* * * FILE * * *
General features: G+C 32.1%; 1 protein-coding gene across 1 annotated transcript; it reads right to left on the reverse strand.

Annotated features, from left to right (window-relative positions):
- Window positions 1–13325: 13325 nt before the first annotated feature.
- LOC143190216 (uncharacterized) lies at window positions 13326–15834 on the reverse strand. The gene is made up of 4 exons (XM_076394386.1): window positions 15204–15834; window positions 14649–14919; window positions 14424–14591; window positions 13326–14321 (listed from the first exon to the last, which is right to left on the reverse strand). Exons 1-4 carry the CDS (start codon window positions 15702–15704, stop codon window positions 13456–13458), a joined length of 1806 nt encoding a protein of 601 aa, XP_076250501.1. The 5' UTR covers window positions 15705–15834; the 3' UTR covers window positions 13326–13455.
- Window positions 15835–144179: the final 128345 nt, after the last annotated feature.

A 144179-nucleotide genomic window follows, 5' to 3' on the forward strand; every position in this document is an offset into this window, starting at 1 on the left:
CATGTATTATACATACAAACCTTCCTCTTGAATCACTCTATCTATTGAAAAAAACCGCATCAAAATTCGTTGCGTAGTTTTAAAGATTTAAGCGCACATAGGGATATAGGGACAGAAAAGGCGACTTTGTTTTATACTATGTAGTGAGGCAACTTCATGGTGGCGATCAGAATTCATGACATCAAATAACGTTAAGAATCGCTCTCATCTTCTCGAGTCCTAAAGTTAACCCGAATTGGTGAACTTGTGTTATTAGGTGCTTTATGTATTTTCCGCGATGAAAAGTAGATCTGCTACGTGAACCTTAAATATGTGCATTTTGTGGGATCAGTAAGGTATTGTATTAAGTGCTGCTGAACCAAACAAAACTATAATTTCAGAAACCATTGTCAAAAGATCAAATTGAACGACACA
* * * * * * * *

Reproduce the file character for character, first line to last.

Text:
General features: G+C 32.1%; 1 protein-coding gene across 1 annotated transcript; it reads right to left on the reverse strand.

Annotated features, from left to right (window-relative positions):
- Window positions 1–13325: 13325 nt before the first annotated feature.
- LOC143190216 (uncharacterized) lies at window positions 13326–15834 on the reverse strand. The gene is made up of 4 exons (XM_076394386.1): window positions 15204–15834; window positions 14649–14919; window positions 14424–14591; window positions 13326–14321 (listed from the first exon to the last, which is right to left on the reverse strand). Exons 1-4 carry the CDS (start codon window positions 15702–15704, stop codon window positions 13456–13458), a joined length of 1806 nt encoding a protein of 601 aa, XP_076250501.1. The 5' UTR covers window positions 15705–15834; the 3' UTR covers window positions 13326–13455.
- Window positions 15835–144179: the final 128345 nt, after the last annotated feature.

A 144179-nucleotide genomic window follows, 5' to 3' on the forward strand; every position in this document is an offset into this window, starting at 1 on the left:
CATGTATTATACATACAAACCTTCCTCTTGAATCACTCTATCTATTGAAAAAAACCGCATCAAAATTCGTTGCGTAGTTTTAAAGATTTAAGCGCACATAGGGATATAGGGACAGAAAAGGCGACTTTGTTTTATACTATGTAGTGAGGCAACTTCATGGTGGCGATCAGAATTCATGACATCAAATAACGTTAAGAATCGCTCTCATCTTCTCGAGTCCTAAAGTTAACCCGAATTGGTGAACTTGTGTTATTAGGTGCTTTATGTATTTTCCGCGATGAAAAGTAGATCTGCTACGTGAACCTTAAATATGTGCATTTTGTGGGATCAGTAAGGTATTGTATTAAGTGCTGCTGAACCAAACAAAACTATAATTTCAGAAACCATTGTCAAAAGATCAAATTGAACGACACA